Structure of the Uterine Tube (Fallopian tube )

From outside inward, the uterine tube or Fallopian Tubes consists of three coats:

serous, muscular and mucous.

1. The serous coat is derived from the peritoneum.

2. The muscular coat is made up of smooth muscle,which is arranged into inner circular and outer lon-gitudinal layers.

3. The mucous coat consists of lining epithelium and underlying lamina propria.

The mucous membrane lining the tube presents about six primary longitudinal folds, which in turn give riset o a number of secondary and tertiary folds. As a result the lumen of the tube becomes highly irregular. This arrangement helps to provide nutrition to the zygote from all sides.

The lining epithelium is simple, ciliated columnar. It consists of two types of cells: ciiated columnar cells and non-ciliated secretory cells. The secretion of secretory cells provides nutrition to the fertilized ovum. The cilia of ciliated cells beat towards the uterine cavity and help in

the transport of the fertilized ovum.

Arterial Supply

The fallopian tube is supplied by two arteries: ovarian and uterine arteries. Usually the medial two-third of the tube is supplied by the uterine artery and lateral one-third by the ovarian artery.

Venous Drainages

thr veins correspond to arteries,the is venous blood is drained by the ovarian and uterine veins.

Lymphatic Drainage

the lymph vessels follow the veins and drain into inter-nal iliac lymph nodes, pre-aortic and para-aortic lymph nodes.

Nerve Supply

The tubes are supplied by both sympathetic and parasympathetic fibres. The sympathetic fibres are derived from ovarian and superior hypogastric plexuses. The pregan-glionic sympathetic fibres are derived from the T 11 toL2 spinal segments. The preganglionic parasympathetic fibres to the lateral part of the tube are derived fromthe vagus nerve and to the medial part from the pelvicsplanchnic nerves (S2, 53 and s4 spinal segments).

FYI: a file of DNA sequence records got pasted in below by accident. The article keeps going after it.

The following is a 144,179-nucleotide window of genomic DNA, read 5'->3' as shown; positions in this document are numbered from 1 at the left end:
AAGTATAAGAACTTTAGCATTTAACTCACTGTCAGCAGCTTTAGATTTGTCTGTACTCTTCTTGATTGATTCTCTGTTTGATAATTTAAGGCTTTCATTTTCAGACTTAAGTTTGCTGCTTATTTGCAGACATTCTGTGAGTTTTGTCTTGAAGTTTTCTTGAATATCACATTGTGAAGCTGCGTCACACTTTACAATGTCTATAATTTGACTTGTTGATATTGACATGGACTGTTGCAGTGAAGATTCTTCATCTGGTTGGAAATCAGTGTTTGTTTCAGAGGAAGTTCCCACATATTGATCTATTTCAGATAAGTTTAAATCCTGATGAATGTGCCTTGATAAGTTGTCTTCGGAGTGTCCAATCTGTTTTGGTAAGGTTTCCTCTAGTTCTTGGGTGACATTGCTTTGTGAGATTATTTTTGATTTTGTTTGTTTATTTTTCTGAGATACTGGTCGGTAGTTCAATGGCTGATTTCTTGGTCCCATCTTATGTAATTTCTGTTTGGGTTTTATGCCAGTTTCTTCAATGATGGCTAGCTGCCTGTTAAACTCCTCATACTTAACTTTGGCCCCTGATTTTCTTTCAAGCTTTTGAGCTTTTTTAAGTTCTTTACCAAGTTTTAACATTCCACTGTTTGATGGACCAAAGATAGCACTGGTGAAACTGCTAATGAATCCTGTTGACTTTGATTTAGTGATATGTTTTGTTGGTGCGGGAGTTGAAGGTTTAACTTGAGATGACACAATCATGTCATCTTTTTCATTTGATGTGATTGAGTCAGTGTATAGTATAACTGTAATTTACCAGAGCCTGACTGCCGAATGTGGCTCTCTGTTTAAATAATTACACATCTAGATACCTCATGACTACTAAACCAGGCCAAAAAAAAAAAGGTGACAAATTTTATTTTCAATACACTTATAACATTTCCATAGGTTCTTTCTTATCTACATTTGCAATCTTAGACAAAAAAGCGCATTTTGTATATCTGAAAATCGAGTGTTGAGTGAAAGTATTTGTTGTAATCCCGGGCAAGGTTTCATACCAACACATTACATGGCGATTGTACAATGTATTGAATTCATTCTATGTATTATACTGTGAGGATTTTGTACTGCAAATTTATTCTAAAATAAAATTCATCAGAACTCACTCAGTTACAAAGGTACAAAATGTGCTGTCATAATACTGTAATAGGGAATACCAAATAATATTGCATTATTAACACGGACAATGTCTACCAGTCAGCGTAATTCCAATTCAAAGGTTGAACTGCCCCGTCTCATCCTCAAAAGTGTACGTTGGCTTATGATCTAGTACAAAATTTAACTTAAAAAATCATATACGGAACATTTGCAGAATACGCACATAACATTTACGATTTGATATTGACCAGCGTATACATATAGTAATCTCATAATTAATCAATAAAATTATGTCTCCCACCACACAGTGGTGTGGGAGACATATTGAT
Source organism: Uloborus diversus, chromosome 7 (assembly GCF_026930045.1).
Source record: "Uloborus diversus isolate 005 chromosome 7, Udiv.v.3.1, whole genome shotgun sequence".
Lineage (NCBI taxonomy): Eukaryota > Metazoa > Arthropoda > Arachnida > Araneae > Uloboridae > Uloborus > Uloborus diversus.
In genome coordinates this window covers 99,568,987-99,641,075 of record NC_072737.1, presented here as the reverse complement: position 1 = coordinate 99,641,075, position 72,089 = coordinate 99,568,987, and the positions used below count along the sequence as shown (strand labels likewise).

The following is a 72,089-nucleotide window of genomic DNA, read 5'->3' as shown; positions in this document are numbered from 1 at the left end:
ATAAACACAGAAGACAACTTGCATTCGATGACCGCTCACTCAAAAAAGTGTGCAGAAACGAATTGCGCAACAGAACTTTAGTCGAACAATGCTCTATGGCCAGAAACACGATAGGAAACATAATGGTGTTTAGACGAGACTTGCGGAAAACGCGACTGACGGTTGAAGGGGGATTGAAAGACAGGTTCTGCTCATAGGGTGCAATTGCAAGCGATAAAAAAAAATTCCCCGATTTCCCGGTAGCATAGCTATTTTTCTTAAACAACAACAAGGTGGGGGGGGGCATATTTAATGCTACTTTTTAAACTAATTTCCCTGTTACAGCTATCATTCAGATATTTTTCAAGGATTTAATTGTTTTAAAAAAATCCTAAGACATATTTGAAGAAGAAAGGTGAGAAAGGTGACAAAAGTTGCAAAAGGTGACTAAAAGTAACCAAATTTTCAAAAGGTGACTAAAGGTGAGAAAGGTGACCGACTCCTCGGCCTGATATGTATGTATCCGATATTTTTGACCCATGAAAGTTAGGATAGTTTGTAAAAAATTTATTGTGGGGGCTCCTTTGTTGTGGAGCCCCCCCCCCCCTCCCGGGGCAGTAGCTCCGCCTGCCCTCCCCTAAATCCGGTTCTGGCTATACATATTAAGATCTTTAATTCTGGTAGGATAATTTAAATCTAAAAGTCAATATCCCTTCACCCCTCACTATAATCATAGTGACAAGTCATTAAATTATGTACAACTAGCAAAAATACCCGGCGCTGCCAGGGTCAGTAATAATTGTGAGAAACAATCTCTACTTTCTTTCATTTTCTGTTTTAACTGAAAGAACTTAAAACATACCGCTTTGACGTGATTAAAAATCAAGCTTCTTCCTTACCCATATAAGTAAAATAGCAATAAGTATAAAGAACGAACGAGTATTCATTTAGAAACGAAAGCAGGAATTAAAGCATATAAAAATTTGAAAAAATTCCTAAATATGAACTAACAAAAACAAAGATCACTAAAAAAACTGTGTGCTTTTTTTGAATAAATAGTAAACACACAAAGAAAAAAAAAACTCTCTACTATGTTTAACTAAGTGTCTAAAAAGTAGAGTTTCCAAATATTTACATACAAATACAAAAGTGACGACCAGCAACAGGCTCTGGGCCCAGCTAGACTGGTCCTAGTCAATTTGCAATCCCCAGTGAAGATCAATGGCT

CLINICAL CORRELATION


Salpingitis: The inflammation of the uterine tube (or salpinx) is called salpingitis (salpinx: trumpet-like) it is one of the common causes of tubal block and may lead to secondary sterility  in female. Tubal infection usually occurs due to upward spread of infection from vagina and uterus. The patency of tubal block is tested by the following tests:

(a) Insuflation test (or Rubin’s test): Air is pushed into the uterus, and if tube is patent, the air leaks into the peritoneal cavity. The leakage of air produces his singor bubbling sound, which can be heard by a stetho-

scope over the iliac fossa.

(b) Hysterosalpingography: It is a radiological technique in which a radiopaque substance (e.g. Lipiodol) is in-jected into the uterus by a suitable canula. It outlinesthe uterine cavity and uterine tubes, and if tubes are patent, the contrast medium spills into the peritoneal
cavity.

Ectopic pregnancy

 It is commonest in the uterine tube (tubal gestation) and is usually associated with intraperi-toneal haemorrhage, one of the causes of acute abdominal emergency in women of childbearing age. The haemor.rhage occurs due to rupture of the tube caused by enlarg-ng conceptus.

Tubectomy  It is an operation for the female sterilisa-tion. In this procedure, each Fallopian tube is ligated at two points and the segment of tube between the ligatures is resected. This prevents the meting of male and female gametes, hence no fertilization. This is the ideal method of family planning in f in female.

Post Author: Dr. Carrie Luxem

Dr. Carrie is an obstetrician-gynecologist in Ann Arbor, Michigan and is affiliated with University of Michigan Hospitals-Michigan Medicine. She received her medical degree from University of Michigan Medical School and has been in practice between 3-5 years. She is one of 87 doctors at University of Michigan Hospitals-Michigan Medicine who specialize in Obstetrics & Gynecology.

1 thought on “Structure of the Uterine Tube (Fallopian tube )

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